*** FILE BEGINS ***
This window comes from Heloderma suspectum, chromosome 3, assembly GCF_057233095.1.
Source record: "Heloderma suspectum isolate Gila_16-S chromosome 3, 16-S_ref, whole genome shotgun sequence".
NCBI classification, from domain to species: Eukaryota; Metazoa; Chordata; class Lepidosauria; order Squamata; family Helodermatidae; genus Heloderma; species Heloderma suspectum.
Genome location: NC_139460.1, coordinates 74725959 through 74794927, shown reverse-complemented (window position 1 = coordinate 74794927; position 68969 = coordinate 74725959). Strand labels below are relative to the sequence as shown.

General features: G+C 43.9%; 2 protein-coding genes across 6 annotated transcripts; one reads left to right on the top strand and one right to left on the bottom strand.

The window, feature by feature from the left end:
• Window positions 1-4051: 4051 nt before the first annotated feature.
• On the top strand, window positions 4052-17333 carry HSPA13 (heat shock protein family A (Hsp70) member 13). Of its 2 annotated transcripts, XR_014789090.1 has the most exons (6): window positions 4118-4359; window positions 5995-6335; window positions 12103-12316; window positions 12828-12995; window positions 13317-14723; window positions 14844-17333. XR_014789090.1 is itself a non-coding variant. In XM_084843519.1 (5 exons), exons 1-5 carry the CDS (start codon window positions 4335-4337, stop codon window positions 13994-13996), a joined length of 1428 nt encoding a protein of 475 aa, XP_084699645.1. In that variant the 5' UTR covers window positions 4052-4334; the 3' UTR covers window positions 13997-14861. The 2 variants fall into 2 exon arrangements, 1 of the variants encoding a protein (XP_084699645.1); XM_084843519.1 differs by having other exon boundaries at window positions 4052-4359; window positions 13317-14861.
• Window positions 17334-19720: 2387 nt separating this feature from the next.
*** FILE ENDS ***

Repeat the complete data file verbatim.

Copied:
This window comes from Heloderma suspectum, chromosome 3, assembly GCF_057233095.1.
Source record: "Heloderma suspectum isolate Gila_16-S chromosome 3, 16-S_ref, whole genome shotgun sequence".
NCBI classification, from domain to species: Eukaryota; Metazoa; Chordata; class Lepidosauria; order Squamata; family Helodermatidae; genus Heloderma; species Heloderma suspectum.
Genome location: NC_139460.1, coordinates 74725959 through 74794927, shown reverse-complemented (window position 1 = coordinate 74794927; position 68969 = coordinate 74725959). Strand labels below are relative to the sequence as shown.

General features: G+C 43.9%; 2 protein-coding genes across 6 annotated transcripts; one reads left to right on the top strand and one right to left on the bottom strand.

The window, feature by feature from the left end:
• Window positions 1-4051: 4051 nt before the first annotated feature.
• On the top strand, window positions 4052-17333 carry HSPA13 (heat shock protein family A (Hsp70) member 13). Of its 2 annotated transcripts, XR_014789090.1 has the most exons (6): window positions 4118-4359; window positions 5995-6335; window positions 12103-12316; window positions 12828-12995; window positions 13317-14723; window positions 14844-17333. XR_014789090.1 is itself a non-coding variant. In XM_084843519.1 (5 exons), exons 1-5 carry the CDS (start codon window positions 4335-4337, stop codon window positions 13994-13996), a joined length of 1428 nt encoding a protein of 475 aa, XP_084699645.1. In that variant the 5' UTR covers window positions 4052-4334; the 3' UTR covers window positions 13997-14861. The 2 variants fall into 2 exon arrangements, 1 of the variants encoding a protein (XP_084699645.1); XM_084843519.1 differs by having other exon boundaries at window positions 4052-4359; window positions 13317-14861.
• Window positions 17334-19720: 2387 nt separating this feature from the next.